This principle leads us to investigation of how some action or strategy or behavior made sense at the time. Maybe we want to make a behavior less likely, or maybe we want to encourage it! Either way to truly understand why someone did something we need to understand how it made sense.
This also points us at another important point, if our rationality is local, then that means there can’t possibly just one single viewpoint. As we investigate and try to understand events and work, we need to seek those multiple perspectives, since one single perspective or truth doesn’t exist.
3. Just culture
We cannot decompose complex systems to their parts and then asses the parts for safety. We’ve discussed this in The Role of Software in Spacecraft Accidents and elsewhere.
This applies not to just machine parts but also human parts of the system (that’s why it’s sociotechnical after all). This means that we can’t say part of how someone performed is only attributable to them, it must be looked at in the context of the system as a whole.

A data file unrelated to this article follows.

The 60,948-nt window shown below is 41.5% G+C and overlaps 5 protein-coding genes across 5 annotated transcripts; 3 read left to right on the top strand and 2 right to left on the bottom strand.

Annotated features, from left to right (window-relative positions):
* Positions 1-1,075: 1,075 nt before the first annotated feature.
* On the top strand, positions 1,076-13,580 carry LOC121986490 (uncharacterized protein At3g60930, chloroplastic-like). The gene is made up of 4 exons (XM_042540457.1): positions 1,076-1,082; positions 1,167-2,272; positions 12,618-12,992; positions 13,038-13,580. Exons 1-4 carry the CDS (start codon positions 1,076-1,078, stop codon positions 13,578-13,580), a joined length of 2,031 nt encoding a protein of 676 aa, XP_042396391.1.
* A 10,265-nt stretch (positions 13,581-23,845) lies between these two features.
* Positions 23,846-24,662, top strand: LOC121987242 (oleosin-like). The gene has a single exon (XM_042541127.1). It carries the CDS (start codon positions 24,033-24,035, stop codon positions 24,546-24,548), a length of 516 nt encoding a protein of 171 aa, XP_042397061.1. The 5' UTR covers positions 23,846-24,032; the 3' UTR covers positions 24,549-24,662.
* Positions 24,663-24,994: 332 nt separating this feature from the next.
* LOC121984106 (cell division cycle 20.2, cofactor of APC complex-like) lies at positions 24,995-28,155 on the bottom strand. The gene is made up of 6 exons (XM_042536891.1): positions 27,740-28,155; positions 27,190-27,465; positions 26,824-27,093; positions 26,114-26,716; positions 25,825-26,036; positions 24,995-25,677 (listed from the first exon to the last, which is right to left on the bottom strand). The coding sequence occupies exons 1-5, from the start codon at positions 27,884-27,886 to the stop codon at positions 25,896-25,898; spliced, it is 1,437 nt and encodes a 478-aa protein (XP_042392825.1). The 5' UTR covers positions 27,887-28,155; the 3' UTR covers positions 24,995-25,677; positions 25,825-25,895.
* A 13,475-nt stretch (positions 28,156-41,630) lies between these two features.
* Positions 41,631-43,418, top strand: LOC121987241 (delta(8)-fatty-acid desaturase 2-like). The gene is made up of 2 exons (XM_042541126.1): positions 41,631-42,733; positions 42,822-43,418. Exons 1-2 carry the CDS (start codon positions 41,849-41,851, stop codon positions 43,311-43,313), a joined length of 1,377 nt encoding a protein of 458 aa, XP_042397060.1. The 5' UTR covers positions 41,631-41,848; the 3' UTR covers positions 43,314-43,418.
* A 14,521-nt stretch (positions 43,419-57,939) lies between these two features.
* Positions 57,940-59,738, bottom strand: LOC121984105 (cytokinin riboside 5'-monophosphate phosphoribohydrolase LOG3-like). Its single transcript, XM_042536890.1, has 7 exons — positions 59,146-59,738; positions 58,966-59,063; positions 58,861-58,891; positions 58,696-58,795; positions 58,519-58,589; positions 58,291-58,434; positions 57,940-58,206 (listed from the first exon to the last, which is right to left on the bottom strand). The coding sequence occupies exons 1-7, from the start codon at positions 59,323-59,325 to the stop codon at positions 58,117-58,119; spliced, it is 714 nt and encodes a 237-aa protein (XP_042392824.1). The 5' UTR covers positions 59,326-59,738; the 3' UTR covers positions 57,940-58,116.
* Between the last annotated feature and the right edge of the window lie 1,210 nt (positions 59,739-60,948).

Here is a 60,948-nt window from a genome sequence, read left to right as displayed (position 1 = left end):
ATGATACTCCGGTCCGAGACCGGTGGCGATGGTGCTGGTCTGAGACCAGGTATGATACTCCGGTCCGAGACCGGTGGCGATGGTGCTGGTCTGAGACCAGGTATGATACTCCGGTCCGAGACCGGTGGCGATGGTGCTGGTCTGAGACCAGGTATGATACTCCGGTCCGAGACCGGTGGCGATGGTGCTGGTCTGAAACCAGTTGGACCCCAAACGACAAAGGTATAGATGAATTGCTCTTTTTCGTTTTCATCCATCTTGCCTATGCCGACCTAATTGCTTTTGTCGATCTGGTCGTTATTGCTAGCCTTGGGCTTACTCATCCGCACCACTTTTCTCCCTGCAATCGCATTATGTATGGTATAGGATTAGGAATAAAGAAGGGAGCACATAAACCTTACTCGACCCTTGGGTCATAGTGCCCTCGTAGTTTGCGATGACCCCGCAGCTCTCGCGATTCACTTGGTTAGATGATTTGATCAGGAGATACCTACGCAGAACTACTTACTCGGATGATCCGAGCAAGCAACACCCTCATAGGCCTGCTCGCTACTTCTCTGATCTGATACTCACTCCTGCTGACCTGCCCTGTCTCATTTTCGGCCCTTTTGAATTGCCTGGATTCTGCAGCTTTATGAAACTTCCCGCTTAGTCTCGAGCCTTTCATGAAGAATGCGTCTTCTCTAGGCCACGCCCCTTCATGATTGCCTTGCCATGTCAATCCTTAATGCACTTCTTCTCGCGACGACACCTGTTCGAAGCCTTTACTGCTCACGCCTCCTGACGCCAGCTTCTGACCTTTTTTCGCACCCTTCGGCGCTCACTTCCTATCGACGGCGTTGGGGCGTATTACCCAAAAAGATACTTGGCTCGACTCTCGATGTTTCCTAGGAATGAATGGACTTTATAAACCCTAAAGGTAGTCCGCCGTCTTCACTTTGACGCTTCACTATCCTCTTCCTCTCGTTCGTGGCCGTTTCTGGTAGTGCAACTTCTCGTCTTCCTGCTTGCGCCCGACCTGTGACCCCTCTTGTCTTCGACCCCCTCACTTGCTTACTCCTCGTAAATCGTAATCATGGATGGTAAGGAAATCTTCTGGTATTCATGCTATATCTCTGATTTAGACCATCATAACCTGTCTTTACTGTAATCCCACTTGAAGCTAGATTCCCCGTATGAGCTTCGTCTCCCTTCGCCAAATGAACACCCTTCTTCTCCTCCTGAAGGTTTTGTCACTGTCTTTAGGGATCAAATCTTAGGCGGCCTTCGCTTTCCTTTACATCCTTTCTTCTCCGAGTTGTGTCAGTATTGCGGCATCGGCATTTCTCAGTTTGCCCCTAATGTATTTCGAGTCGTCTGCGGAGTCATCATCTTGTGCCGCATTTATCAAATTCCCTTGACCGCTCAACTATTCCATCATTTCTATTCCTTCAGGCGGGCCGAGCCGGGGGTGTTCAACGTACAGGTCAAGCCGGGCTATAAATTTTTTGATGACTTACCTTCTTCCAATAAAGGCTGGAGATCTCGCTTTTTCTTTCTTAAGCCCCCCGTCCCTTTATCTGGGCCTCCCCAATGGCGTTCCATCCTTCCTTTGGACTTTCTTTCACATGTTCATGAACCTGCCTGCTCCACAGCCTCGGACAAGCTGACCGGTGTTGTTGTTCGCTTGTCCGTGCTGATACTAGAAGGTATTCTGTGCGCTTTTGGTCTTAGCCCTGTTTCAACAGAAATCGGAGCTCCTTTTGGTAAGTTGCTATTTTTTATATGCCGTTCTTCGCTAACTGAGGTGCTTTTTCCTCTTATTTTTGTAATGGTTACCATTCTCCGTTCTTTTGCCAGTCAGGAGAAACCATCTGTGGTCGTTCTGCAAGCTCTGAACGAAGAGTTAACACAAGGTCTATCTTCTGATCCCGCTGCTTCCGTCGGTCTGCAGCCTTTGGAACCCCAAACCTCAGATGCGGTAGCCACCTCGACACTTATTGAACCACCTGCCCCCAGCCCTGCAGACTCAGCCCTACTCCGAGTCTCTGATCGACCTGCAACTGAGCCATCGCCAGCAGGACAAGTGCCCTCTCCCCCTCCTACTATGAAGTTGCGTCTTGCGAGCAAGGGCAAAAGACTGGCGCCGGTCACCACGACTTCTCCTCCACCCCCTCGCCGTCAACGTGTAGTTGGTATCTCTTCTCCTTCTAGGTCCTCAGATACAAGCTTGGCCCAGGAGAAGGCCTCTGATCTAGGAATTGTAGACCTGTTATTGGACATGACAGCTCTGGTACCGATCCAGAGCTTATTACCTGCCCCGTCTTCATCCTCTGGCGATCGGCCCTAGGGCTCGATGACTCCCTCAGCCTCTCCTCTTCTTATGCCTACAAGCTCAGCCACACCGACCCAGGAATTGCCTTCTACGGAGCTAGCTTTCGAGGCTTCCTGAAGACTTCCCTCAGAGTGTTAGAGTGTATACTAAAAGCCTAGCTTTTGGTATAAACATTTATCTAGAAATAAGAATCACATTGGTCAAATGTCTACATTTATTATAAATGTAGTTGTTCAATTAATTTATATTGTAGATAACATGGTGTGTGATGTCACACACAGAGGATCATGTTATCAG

Examining that whole is part of a just culture. They define it as:
a culture in which front-line operators and others are not punished for actions, omissions or decisions taken by them that are commensurate with their experience and training, but where gross negligence, wilful violations and destructive acts are not tolerated.
4. Demand and pressure
If you’ve read the Donela Meadows Systems Thinking: A Primer, this one will seem very familiar.
Demand and pressure are important parts of understanding a system because a system responds, for good or ill, to demand.
Pressure can result from demands. The pressure can vary in terms of which resource is being pressured, like time pressure for example.
The system (and people as a part of it), respond to that pressure. This is most often visible in the sacrificing of long term goals for short term ones as pressure rises.